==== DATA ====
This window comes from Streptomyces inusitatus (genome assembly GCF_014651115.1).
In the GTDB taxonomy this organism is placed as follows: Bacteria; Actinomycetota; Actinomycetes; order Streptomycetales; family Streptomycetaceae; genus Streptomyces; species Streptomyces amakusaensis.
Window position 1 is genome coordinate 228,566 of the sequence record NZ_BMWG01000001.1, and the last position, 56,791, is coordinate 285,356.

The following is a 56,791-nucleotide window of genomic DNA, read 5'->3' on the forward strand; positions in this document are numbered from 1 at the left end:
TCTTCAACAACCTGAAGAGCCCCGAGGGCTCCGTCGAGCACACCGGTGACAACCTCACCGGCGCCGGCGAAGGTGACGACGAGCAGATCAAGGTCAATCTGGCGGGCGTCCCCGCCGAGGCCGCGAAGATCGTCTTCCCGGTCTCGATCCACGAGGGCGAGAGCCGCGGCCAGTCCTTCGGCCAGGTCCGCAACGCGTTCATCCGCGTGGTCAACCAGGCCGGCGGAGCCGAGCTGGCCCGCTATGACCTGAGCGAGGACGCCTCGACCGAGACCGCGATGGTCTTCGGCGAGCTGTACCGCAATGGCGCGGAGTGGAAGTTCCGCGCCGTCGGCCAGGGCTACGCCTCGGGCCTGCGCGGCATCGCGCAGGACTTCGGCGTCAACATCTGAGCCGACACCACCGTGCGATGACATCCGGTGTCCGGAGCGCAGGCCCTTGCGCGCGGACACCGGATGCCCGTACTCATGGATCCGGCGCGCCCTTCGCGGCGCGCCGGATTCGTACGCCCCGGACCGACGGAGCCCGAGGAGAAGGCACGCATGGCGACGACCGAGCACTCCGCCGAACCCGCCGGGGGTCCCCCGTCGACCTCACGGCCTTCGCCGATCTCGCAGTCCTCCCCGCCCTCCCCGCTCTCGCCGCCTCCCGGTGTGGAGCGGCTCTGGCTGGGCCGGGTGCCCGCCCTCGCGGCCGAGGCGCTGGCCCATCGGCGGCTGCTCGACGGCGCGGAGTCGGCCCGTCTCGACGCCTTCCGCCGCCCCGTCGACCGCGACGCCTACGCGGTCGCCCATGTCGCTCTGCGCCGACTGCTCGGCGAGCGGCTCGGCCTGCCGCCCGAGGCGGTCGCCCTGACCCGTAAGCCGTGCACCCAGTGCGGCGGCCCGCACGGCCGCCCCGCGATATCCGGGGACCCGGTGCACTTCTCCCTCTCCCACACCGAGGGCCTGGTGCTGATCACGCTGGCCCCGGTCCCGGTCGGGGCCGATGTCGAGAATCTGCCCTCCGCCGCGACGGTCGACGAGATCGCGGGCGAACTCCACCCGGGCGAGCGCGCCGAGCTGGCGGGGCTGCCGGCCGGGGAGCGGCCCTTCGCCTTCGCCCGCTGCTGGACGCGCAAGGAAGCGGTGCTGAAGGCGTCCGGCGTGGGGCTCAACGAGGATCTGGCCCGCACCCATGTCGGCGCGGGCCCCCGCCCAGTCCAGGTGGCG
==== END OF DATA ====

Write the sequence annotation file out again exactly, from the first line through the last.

This window comes from Streptomyces inusitatus (genome assembly GCF_014651115.1).
In the GTDB taxonomy this organism is placed as follows: Bacteria; Actinomycetota; Actinomycetes; order Streptomycetales; family Streptomycetaceae; genus Streptomyces; species Streptomyces amakusaensis.
Window position 1 is genome coordinate 228,566 of the sequence record NZ_BMWG01000001.1, and the last position, 56,791, is coordinate 285,356.

The following is a 56,791-nucleotide window of genomic DNA, read 5'->3' on the forward strand; positions in this document are numbered from 1 at the left end:
TCTTCAACAACCTGAAGAGCCCCGAGGGCTCCGTCGAGCACACCGGTGACAACCTCACCGGCGCCGGCGAAGGTGACGACGAGCAGATCAAGGTCAATCTGGCGGGCGTCCCCGCCGAGGCCGCGAAGATCGTCTTCCCGGTCTCGATCCACGAGGGCGAGAGCCGCGGCCAGTCCTTCGGCCAGGTCCGCAACGCGTTCATCCGCGTGGTCAACCAGGCCGGCGGAGCCGAGCTGGCCCGCTATGACCTGAGCGAGGACGCCTCGACCGAGACCGCGATGGTCTTCGGCGAGCTGTACCGCAATGGCGCGGAGTGGAAGTTCCGCGCCGTCGGCCAGGGCTACGCCTCGGGCCTGCGCGGCATCGCGCAGGACTTCGGCGTCAACATCTGAGCCGACACCACCGTGCGATGACATCCGGTGTCCGGAGCGCAGGCCCTTGCGCGCGGACACCGGATGCCCGTACTCATGGATCCGGCGCGCCCTTCGCGGCGCGCCGGATTCGTACGCCCCGGACCGACGGAGCCCGAGGAGAAGGCACGCATGGCGACGACCGAGCACTCCGCCGAACCCGCCGGGGGTCCCCCGTCGACCTCACGGCCTTCGCCGATCTCGCAGTCCTCCCCGCCCTCCCCGCTCTCGCCGCCTCCCGGTGTGGAGCGGCTCTGGCTGGGCCGGGTGCCCGCCCTCGCGGCCGAGGCGCTGGCCCATCGGCGGCTGCTCGACGGCGCGGAGTCGGCCCGTCTCGACGCCTTCCGCCGCCCCGTCGACCGCGACGCCTACGCGGTCGCCCATGTCGCTCTGCGCCGACTGCTCGGCGAGCGGCTCGGCCTGCCGCCCGAGGCGGTCGCCCTGACCCGTAAGCCGTGCACCCAGTGCGGCGGCCCGCACGGCCGCCCCGCGATATCCGGGGACCCGGTGCACTTCTCCCTCTCCCACACCGAGGGCCTGGTGCTGATCACGCTGGCCCCGGTCCCGGTCGGGGCCGATGTCGAGAATCTGCCCTCCGCCGCGACGGTCGACGAGATCGCGGGCGAACTCCACCCGGGCGAGCGCGCCGAGCTGGCGGGGCTGCCGGCCGGGGAGCGGCCCTTCGCCTTCGCCCGCTGCTGGACGCGCAAGGAAGCGGTGCTGAAGGCGTCCGGCGTGGGGCTCAACGAGGATCTGGCCCGCACCCATGTCGGCGCGGGCCCCCGCCCAGTCCAGGTGGCG